British Airways

Topics: Airline, Southwest Airlines, Low-cost carrier Pages: 9 (2789 words) Published: November 7, 2010
This report focuses on the basic business model of the low cost airline industry globally, and analysing their competitive strategies, and their future prospect in the Europe airline industry. INTRODUCTION

Airline is a large and growing industry, and it is also the most fiercely competitive sector. It facilitates international trade, world economy growth, tourism and international investment. Therefore it becomes one of the major industries in the world. However, airline is a fast growing industry, which has significant relevance with external environment and could directly affect the profitability and operation. PESTEL analysis gives a certain overview of the different Macro-Environmental factors that the company has to take into consideration. Overview of low cost European Airline industry

Ryan air is Europe's original and largest low fares airline. Ryan air’s steady growth is being achieved in the most environmentally friendly and sustainable way by investing in the latest aircraft and engine technologies which have reduced fuel burn and CO2 emissions by 45% over the past 10 years and the implementation of certain operational and commercial decisions that help to further minimise environmental impacts by an additional 10% between 1998 and 2008. Ryan air is currently the industry leader in terms of environmental efficiency and it is constantly working towards further improving its performance. Ryan air is investing some €17bn on its fleet replacement and expansion programme, which commenced in 1999. All of Ryan air’s older Boeing 737-200 aircraft have now been replaced with brand new Boeing 737-800 Next Generation aircraft and Ryan air currently operates the youngest and most fuel efficient aircraft fleet in Europe. Ryan air’s current fleet of 166 Boeing 737-800 Next Generation aircraft have an average age of just over2.5 years against the average world fleet age of around 11 years and future growth plans provide for the acquisition of a further 140 brand new aircraft of this type. Ryan air has minimised and continues to reduce fuel burn and CO2 emissions per passenger kilometre. This has been achieved through the combination of: numerous fuel saving measures including the use of the latest aircraft and engine technology, e.g winglets and commercial measures aimed at maximising passenger numbers per flight in order to spread the fuel use and CO2 emissions over the greatest number of passengers efficient seat configuration and high load factors. Other characteristics of Ryan air’s low-cost business model include, for example: the use of secondary airports and point-to-point services, which help to increase fuel efficiency and limit emissions. Ryan air avoids long taxiing times and holding patterns at congested primary airports, and delivers passengers to their destination directly on one flight "point-to-point", as opposed to forcing passengers onto connecting flights through congested main hub airports, which require two take-offs and two landings. The combination of these operations and commercial initiatives and Ryan air’s substantial investment in new aircraft has led to an overall reduction in fuel consumption and emissions of over 55% between 1998 and 2007 (see chart below). This is far better than, for example, British Airways' 27% improvement in fuel efficiency between 1990 and 2005. Ryan air’s fuel burn per 100 revenue passenger kilometres (RPKs) is currently less than 3.5 litres and is expected to decrease further due to fuel saving measures currently being implemented. For example, the fleet-wide installation of winglets on all Ryan air’s aircraft reduced fuel burn and CO2 emissions by up to 4%.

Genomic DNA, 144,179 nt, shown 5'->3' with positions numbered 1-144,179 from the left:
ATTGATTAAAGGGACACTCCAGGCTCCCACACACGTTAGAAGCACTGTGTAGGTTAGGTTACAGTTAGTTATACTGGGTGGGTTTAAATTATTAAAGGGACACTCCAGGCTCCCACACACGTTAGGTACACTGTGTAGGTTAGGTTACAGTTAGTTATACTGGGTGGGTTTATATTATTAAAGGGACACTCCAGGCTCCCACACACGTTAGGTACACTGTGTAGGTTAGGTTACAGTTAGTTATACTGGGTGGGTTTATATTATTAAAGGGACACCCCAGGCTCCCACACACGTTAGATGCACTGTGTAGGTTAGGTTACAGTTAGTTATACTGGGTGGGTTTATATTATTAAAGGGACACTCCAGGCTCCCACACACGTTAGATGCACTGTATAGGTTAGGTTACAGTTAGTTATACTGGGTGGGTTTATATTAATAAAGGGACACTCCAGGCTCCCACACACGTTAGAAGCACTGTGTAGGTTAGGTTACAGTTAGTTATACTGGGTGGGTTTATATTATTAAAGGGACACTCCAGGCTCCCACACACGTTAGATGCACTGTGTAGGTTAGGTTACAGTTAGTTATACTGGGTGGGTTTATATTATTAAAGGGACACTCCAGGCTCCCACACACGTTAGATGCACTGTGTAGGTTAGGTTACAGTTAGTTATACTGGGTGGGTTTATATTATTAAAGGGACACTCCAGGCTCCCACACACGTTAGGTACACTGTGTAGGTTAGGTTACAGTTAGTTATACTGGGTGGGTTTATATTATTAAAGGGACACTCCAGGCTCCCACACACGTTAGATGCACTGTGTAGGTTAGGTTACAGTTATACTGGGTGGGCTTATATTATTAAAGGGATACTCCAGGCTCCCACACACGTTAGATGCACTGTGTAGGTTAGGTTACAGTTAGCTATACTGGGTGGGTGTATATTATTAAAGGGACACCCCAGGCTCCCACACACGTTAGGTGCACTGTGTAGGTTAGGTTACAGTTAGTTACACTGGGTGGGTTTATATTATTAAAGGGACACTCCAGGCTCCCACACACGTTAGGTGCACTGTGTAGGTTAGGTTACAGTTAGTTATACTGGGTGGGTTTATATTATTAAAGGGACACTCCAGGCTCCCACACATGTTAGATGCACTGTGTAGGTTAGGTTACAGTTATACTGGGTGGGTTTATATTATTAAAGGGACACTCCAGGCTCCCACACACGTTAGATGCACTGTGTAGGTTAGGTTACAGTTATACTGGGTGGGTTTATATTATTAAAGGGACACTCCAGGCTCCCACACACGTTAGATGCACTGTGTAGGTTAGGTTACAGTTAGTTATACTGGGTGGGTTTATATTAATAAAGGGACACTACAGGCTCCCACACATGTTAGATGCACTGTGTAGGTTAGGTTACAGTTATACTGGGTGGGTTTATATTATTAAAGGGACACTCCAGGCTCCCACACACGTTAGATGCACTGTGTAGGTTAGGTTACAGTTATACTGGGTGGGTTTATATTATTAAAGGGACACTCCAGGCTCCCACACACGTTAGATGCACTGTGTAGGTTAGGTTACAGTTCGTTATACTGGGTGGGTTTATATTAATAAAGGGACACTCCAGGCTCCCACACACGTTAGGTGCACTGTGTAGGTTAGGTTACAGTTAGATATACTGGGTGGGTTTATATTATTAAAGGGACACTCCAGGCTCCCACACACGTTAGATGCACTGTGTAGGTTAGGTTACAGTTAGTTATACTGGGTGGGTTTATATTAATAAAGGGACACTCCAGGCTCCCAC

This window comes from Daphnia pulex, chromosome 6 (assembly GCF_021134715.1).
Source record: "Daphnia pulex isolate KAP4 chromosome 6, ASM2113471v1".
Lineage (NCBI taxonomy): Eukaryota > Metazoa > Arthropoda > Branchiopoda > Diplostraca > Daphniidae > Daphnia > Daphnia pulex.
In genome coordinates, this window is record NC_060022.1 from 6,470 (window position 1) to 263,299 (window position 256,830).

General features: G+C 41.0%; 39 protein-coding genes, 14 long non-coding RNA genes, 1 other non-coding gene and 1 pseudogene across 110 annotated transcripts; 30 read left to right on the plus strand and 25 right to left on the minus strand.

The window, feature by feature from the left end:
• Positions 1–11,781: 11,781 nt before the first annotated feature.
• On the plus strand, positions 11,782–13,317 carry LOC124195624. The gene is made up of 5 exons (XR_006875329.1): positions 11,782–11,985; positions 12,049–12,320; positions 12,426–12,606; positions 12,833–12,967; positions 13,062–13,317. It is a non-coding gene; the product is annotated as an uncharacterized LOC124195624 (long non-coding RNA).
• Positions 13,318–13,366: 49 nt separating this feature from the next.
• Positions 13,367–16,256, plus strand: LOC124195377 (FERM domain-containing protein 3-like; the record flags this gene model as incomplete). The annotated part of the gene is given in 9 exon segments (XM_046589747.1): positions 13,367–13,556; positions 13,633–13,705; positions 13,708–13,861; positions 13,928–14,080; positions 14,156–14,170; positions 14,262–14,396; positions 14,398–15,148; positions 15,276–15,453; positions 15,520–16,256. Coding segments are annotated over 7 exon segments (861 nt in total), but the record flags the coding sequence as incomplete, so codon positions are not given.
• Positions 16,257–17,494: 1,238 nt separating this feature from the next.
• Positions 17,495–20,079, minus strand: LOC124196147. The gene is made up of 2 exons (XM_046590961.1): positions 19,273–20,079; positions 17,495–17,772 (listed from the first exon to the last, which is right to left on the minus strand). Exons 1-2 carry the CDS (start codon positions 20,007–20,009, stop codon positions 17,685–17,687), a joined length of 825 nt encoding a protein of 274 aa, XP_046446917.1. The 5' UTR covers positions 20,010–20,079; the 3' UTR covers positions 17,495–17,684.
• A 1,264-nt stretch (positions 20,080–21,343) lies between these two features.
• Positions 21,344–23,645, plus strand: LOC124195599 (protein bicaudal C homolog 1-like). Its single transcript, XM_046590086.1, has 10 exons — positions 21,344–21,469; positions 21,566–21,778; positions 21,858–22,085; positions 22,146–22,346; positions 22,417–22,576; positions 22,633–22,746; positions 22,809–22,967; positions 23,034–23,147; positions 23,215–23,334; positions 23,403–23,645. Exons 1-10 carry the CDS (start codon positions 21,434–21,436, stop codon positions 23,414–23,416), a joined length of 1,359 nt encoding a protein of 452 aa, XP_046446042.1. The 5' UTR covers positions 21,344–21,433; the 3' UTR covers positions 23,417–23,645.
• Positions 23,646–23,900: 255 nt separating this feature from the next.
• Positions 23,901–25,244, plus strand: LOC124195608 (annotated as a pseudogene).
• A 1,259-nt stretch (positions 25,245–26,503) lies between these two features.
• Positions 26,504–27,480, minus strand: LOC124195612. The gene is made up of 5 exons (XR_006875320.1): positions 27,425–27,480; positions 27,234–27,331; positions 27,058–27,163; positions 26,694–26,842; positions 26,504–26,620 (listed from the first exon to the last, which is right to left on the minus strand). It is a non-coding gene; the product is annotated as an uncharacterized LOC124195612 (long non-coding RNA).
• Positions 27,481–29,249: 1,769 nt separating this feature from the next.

source ( fig.1 Ryan air’s low-fare low-cost business model does not include offering "free" meals, drinks or newspapers to passengers, and thus results in a substantial reduction in the amount of waste generated by Ryan air flights, compared to...

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